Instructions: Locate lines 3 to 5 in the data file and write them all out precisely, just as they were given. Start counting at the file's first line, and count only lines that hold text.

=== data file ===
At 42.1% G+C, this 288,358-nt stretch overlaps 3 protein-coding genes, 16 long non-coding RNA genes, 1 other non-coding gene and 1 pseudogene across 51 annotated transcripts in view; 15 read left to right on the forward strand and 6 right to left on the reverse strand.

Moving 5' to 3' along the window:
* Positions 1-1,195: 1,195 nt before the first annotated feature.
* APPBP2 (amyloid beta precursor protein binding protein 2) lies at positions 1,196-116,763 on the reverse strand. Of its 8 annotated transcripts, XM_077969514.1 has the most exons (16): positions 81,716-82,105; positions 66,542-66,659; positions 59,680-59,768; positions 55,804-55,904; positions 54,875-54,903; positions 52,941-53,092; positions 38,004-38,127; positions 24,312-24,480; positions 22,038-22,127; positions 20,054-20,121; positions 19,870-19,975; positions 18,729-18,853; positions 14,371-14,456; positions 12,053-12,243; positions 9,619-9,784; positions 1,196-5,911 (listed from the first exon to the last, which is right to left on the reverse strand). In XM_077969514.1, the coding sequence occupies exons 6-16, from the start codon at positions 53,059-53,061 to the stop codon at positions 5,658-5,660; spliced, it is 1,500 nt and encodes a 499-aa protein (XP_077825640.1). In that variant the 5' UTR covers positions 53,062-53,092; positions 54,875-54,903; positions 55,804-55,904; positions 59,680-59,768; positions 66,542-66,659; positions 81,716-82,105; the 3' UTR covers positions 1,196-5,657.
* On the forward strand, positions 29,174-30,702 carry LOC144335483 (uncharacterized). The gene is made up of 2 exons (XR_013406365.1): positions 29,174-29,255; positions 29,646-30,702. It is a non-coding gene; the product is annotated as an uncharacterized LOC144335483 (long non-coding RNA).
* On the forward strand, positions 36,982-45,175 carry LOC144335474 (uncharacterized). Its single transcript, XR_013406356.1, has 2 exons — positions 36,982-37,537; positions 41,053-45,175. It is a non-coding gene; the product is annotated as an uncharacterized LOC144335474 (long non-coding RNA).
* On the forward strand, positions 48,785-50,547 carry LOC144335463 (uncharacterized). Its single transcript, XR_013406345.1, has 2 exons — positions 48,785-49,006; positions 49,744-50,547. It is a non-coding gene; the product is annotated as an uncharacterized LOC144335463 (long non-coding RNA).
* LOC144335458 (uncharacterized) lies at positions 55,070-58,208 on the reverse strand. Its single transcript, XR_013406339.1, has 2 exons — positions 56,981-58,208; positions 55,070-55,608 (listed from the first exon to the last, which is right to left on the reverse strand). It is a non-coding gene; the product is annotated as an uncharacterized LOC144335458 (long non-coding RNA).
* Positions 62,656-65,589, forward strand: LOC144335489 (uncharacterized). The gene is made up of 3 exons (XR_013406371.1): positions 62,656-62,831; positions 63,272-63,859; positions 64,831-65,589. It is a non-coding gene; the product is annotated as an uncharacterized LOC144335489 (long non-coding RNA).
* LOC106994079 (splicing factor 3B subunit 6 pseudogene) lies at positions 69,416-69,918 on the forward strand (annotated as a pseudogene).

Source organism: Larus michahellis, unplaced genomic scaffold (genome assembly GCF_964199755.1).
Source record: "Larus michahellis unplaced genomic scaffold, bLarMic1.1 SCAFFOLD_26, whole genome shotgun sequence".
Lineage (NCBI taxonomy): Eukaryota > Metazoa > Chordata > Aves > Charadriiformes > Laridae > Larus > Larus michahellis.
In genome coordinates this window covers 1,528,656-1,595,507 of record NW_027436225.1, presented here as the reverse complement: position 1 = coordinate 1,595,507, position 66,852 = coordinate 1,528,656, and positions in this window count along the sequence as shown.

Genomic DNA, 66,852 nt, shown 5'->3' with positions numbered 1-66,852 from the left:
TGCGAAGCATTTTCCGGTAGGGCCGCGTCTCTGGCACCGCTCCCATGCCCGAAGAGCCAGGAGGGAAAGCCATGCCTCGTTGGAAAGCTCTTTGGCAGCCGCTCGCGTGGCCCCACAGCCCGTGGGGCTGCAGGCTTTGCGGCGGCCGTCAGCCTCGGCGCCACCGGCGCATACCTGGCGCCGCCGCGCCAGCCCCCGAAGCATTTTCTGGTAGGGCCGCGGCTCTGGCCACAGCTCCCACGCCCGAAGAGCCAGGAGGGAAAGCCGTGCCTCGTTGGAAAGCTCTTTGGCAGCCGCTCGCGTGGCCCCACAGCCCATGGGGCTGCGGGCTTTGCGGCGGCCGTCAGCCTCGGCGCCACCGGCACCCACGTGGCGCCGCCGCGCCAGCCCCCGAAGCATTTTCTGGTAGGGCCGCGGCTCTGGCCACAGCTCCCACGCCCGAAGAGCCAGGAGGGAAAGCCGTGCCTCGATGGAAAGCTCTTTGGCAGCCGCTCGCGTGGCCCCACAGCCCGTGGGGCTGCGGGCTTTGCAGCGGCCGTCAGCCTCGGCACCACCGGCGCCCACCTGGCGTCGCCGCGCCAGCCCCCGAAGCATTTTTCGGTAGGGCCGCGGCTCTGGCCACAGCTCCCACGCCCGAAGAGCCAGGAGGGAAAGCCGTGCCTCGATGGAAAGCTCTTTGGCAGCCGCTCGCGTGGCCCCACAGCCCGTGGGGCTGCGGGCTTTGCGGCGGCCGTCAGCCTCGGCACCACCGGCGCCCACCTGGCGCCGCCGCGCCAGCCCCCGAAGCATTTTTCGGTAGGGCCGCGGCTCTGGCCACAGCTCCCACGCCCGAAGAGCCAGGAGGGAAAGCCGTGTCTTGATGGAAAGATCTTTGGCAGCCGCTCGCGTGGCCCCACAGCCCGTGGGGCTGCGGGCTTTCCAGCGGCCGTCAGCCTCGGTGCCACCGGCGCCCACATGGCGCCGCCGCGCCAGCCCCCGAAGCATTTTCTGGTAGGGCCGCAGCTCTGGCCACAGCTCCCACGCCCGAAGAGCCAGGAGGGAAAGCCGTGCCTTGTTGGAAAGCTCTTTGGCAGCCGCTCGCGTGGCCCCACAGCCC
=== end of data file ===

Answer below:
* Positions 1-1,195: 1,195 nt before the first annotated feature.
* APPBP2 (amyloid beta precursor protein binding protein 2) lies at positions 1,196-116,763 on the reverse strand. Of its 8 annotated transcripts, XM_077969514.1 has the most exons (16): positions 81,716-82,105; positions 66,542-66,659; positions 59,680-59,768; positions 55,804-55,904; positions 54,875-54,903; positions 52,941-53,092; positions 38,004-38,127; positions 24,312-24,480; positions 22,038-22,127; positions 20,054-20,121; positions 19,870-19,975; positions 18,729-18,853; positions 14,371-14,456; positions 12,053-12,243; positions 9,619-9,784; positions 1,196-5,911 (listed from the first exon to the last, which is right to left on the reverse strand). In XM_077969514.1, the coding sequence occupies exons 6-16, from the start codon at positions 53,059-53,061 to the stop codon at positions 5,658-5,660; spliced, it is 1,500 nt and encodes a 499-aa protein (XP_077825640.1). In that variant the 5' UTR covers positions 53,062-53,092; positions 54,875-54,903; positions 55,804-55,904; positions 59,680-59,768; positions 66,542-66,659; positions 81,716-82,105; the 3' UTR covers positions 1,196-5,657.
* On the forward strand, positions 29,174-30,702 carry LOC144335483 (uncharacterized). The gene is made up of 2 exons (XR_013406365.1): positions 29,174-29,255; positions 29,646-30,702. It is a non-coding gene; the product is annotated as an uncharacterized LOC144335483 (long non-coding RNA).